As a good marketer should, I don’t mind when people unsubscribe.
It means my list gets more targeted and it means my emails no longer bother people for whom they’re not right.
Good for everybody involved.
But at the same time, it saddens me.
When someone leaves, I kinda feel as if it’s my personal failure.
It tells me I wasn’t able to reach that person, that I failed to connect with them and mean something to them.
And because I’m 100% convinced that the stuff I write about works and is valuable, seeing someone say ‘no more of that, thanks’ tells me I should try harder to make sense.
Ok, I’m well aware that those feelings are debatable, and spring forth from my own hangups such as they may be.
People may have all kinds of reasons for subscribing or unsubscribing, and it may have nought to do with me – who knows?
Besides, I’m simply not for everyone, just like not everyone is for me.
And yet, and yet…
Given that I love motivating people, and inspiring them, and showing different ways of looking at things – I honestly believe that as many people as possible deserve to learn these viewpoints o’ mine.
They’ve helped me, and still do. They can help others. They could help you.
I wish that same effect on others. Obviously.
Sometimes when a person leaves, I feel like I should follow up, see if they’re really sure.
But they revoked my permission to talk to them, so all I can do is quietly wish them luck, and go about my business.
Which, increasingly these days, is about helping people get their head around business, entrepreneurship, marketing, social relationships and the psychology of sales.
I’ve discovered that many people have a great need to better understand how to be an entrepreneur, so they can better choose what to focus their attention on.
That’s why you’ve seen me talk more about topics that are to do with mindset, attitude, activity and entrepreneurial prowess.
Those people who don’t leave really get what I’m trying to say.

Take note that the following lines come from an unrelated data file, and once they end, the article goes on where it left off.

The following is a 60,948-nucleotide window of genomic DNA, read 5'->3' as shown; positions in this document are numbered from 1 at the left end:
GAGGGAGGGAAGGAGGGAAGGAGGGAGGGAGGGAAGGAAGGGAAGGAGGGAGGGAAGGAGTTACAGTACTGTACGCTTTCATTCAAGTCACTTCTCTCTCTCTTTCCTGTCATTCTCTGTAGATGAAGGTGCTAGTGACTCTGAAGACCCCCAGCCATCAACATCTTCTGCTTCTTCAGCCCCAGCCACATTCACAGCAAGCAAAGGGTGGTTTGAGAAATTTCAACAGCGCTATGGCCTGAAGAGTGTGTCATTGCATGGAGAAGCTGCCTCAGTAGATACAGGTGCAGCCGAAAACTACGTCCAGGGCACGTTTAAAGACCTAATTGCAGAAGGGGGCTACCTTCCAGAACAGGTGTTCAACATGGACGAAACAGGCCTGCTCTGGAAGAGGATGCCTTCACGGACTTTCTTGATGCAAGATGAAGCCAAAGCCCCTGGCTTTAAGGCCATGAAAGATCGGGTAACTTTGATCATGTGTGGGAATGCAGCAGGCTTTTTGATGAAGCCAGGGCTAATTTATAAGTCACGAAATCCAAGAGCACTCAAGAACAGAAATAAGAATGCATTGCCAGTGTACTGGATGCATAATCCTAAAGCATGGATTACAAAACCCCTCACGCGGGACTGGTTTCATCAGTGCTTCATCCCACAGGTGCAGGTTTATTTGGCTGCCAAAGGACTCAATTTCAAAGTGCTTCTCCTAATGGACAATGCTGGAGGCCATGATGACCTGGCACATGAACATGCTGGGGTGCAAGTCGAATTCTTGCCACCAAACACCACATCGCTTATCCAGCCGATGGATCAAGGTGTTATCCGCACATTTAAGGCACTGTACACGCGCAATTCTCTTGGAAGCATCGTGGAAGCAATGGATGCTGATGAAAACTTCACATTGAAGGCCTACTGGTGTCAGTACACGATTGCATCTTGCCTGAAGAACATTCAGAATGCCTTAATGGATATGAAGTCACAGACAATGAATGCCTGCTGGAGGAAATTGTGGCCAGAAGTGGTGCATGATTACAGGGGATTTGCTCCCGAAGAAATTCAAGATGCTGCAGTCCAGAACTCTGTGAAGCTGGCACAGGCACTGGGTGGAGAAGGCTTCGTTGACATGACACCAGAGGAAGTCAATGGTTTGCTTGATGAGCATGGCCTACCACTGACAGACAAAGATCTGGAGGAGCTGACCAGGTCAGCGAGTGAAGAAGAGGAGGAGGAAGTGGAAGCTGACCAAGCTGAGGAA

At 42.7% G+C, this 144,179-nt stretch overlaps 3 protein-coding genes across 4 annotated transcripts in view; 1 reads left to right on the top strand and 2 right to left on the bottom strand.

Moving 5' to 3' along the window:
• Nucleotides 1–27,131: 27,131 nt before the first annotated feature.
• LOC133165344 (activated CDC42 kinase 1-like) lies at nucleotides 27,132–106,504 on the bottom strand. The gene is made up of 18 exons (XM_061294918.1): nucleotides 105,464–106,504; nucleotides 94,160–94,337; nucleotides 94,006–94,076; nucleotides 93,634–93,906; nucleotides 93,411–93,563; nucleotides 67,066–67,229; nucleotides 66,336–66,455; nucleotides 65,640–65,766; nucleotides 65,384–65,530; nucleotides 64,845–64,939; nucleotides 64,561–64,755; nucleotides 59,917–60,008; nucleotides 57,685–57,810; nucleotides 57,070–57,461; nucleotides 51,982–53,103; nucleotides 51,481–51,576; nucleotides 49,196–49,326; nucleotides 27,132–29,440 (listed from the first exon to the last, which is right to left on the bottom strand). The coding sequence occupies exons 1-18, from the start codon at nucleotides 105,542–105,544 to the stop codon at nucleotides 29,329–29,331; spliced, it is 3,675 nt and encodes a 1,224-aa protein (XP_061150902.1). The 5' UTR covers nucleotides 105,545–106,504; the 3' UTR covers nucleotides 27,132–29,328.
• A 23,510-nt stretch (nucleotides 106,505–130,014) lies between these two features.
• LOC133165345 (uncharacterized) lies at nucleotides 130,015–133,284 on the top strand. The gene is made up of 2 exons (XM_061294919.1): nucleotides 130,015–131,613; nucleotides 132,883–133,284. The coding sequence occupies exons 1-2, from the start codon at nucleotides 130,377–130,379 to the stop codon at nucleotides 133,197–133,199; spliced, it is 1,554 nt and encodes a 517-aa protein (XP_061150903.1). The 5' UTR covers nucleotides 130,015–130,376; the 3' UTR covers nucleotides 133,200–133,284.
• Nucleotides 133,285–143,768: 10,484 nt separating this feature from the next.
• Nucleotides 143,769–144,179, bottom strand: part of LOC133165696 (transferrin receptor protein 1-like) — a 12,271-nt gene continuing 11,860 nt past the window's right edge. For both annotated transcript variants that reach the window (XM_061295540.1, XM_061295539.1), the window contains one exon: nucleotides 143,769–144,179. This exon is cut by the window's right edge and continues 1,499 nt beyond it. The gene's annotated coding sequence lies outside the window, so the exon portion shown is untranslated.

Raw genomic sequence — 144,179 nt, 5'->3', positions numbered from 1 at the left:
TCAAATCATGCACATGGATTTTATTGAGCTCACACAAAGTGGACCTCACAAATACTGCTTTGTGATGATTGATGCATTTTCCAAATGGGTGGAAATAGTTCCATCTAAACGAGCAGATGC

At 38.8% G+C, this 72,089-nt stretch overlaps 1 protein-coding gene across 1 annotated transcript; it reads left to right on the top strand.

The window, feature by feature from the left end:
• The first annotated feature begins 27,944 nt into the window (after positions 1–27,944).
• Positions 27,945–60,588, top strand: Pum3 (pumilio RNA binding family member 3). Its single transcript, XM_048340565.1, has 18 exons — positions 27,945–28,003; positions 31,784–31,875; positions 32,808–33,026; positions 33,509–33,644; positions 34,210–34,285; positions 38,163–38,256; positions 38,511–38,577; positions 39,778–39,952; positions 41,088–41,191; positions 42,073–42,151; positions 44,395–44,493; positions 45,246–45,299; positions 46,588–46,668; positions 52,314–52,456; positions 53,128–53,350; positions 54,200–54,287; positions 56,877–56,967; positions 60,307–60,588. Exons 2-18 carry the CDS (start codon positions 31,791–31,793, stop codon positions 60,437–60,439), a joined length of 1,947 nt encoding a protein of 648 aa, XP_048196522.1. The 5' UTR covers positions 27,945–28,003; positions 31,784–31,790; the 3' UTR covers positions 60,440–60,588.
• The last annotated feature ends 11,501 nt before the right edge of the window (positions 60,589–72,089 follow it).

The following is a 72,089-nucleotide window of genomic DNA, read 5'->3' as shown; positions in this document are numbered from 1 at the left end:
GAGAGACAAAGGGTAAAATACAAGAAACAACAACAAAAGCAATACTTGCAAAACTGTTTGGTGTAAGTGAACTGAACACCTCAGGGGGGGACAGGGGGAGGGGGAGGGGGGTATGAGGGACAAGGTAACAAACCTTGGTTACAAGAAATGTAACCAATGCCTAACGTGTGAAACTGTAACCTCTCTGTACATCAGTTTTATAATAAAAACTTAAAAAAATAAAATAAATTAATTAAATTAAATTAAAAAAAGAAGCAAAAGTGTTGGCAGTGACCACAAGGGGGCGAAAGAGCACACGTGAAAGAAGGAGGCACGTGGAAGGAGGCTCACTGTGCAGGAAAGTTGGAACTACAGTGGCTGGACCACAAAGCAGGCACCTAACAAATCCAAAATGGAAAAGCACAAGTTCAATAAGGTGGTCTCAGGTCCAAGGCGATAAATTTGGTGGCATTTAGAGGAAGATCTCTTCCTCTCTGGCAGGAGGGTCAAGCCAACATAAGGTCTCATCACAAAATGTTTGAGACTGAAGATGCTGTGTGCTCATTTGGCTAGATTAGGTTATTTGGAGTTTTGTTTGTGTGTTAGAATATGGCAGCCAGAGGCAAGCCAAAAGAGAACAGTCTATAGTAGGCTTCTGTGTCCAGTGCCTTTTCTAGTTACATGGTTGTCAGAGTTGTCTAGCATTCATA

And that’s what makes it all worth it – even the occasional pang of sadness when someone didn’t get it, didn’t agree, or ended up not liking me.
Because when one person takes their leave, another person says ‘Damn, that’s a good idea – thank you’.
And it’s those people whom I write for.
So that sometimes, a lightbulb goes on and that individual is able to leap forward.
One of the things I sincerely hope will make sense to you: that ‘you-time’ I mentioned the other day – spending the first 30 or 60 minutes of your day on yourself.
They say ‘pay yourself first’. And there’s a lot of sense in that.
It’s worth a try – even if you do it for only a week. You’ll likely see a massive shift in your feelings, your thoughts, your productivity and your creativity.
Maybe a walk, a book, a podcast or a webinar – learn something new, build something for the future, even if it’s only a small effort daily. It adds up.
Just so long as that time is truly yours.
You not only deserve it: as an entrepreneur, you need it.
It makes you grow, it fosters your creativity, and it makes you a stronger, more effective freelancer or business owner.
Plenty of reasons, I’d say.
Just like there are quite a few good reasons to join the LEAP Newsletter – for example, the fact that you not only get the newsletter itself, but you also get to ask me questions by email. That amounts to a lot of help, yours for free with a monthly subscription.
Dig it here –> http://martinstellar.com/leapfrog-your-business/